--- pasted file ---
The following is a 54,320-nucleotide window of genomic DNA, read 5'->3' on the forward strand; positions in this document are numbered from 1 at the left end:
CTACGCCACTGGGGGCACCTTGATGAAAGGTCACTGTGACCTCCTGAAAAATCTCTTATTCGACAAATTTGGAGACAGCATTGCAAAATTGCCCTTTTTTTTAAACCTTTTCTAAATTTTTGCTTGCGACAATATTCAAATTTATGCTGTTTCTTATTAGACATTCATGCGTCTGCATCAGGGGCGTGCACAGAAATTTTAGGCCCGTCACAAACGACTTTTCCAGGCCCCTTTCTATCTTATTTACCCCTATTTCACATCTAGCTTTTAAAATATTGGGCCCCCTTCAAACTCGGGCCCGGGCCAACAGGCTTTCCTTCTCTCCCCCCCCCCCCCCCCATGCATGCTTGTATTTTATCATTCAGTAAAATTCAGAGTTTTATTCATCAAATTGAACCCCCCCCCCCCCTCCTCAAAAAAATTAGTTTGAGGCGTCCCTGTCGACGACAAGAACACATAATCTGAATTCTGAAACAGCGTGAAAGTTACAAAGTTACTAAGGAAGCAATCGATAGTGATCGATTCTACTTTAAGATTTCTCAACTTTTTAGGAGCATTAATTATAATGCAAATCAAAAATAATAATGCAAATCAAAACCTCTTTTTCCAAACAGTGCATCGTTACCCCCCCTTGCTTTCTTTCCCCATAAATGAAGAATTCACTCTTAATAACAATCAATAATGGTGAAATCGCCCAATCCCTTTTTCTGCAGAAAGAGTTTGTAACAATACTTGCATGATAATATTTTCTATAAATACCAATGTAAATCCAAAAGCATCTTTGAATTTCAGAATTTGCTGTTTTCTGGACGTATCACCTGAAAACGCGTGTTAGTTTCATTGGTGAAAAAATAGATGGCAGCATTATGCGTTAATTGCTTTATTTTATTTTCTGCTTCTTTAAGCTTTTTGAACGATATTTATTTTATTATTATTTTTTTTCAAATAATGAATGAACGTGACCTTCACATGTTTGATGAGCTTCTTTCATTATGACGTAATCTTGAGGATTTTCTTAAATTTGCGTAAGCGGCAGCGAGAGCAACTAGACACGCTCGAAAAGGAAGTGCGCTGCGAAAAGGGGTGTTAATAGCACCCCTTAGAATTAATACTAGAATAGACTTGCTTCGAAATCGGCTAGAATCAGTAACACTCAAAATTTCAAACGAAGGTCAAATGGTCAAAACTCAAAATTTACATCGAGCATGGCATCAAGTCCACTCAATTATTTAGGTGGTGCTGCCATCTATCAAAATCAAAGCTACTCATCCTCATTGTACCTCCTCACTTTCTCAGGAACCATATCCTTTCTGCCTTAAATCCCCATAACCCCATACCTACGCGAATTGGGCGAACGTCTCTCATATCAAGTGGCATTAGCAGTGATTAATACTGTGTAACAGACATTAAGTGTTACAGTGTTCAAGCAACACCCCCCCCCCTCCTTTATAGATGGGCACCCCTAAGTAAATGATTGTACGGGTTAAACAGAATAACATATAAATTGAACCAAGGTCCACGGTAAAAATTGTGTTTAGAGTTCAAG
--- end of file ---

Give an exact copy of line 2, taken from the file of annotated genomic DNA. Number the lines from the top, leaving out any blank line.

CTACGCCACTGGGGGCACCTTGATGAAAGGTCACTGTGACCTCCTGAAAAATCTCTTATTCGACAAATTTGGAGACAGCATTGCAAAATTGCCCTTTTTTTTAAACCTTTTCTAAATTTTTGCTTGCGACAATATTCAAATTTATGCTGTTTCTTATTAGACATTCATGCGTCTGCATCAGGGGCGTGCACAGAAATTTTAGGCCCGTCACAAACGACTTTTCCAGGCCCCTTTCTATCTTATTTACCCCTATTTCACATCTAGCTTTTAAAATATTGGGCCCCCTTCAAACTCGGGCCCGGGCCAACAGGCTTTCCTTCTCTCCCCCCCCCCCCCCCCATGCATGCTTGTATTTTATCATTCAGTAAAATTCAGAGTTTTATTCATCAAATTGAACCCCCCCCCCCCCTCCTCAAAAAAATTAGTTTGAGGCGTCCCTGTCGACGACAAGAACACATAATCTGAATTCTGAAACAGCGTGAAAGTTACAAAGTTACTAAGGAAGCAATCGATAGTGATCGATTCTACTTTAAGATTTCTCAACTTTTTAGGAGCATTAATTATAATGCAAATCAAAAATAATAATGCAAATCAAAACCTCTTTTTCCAAACAGTGCATCGTTACCCCCCCTTGCTTTCTTTCCCCATAAATGAAGAATTCACTCTTAATAACAATCAATAATGGTGAAATCGCCCAATCCCTTTTTCTGCAGAAAGAGTTTGTAACAATACTTGCATGATAATATTTTCTATAAATACCAATGTAAATCCAAAAGCATCTTTGAATTTCAGAATTTGCTGTTTTCTGGACGTATCACCTGAAAACGCGTGTTAGTTTCATTGGTGAAAAAATAGATGGCAGCATTATGCGTTAATTGCTTTATTTTATTTTCTGCTTCTTTAAGCTTTTTGAACGATATTTATTTTATTATTATTTTTTTTCAAATAATGAATGAACGTGACCTTCACATGTTTGATGAGCTTCTTTCATTATGACGTAATCTTGAGGATTTTCTTAAATTTGCGTAAGCGGCAGCGAGAGCAACTAGACACGCTCGAAAAGGAAGTGCGCTGCGAAAAGGGGTGTTAATAGCACCCCTTAGAATTAATACTAGAATAGACTTGCTTCGAAATCGGCTAGAATCAGTAACACTCAAAATTTCAAACGAAGGTCAAATGGTCAAAACTCAAAATTTACATCGAGCATGGCATCAAGTCCACTCAATTATTTAGGTGGTGCTGCCATCTATCAAAATCAAAGCTACTCATCCTCATTGTACCTCCTCACTTTCTCAGGAACCATATCCTTTCTGCCTTAAATCCCCATAACCCCATACCTACGCGAATTGGGCGAACGTCTCTCATATCAAGTGGCATTAGCAGTGATTAATACTGTGTAACAGACATTAAGTGTTACAGTGTTCAAGCAACACCCCCCCCCCTCCTTTATAGATGGGCACCCCTAAGTAAATGATTGTACGGGTTAAACAGAATAACATATAAATTGAACCAAGGTCCACGGTAAAAATTGTGTTTAGAGTTCAAG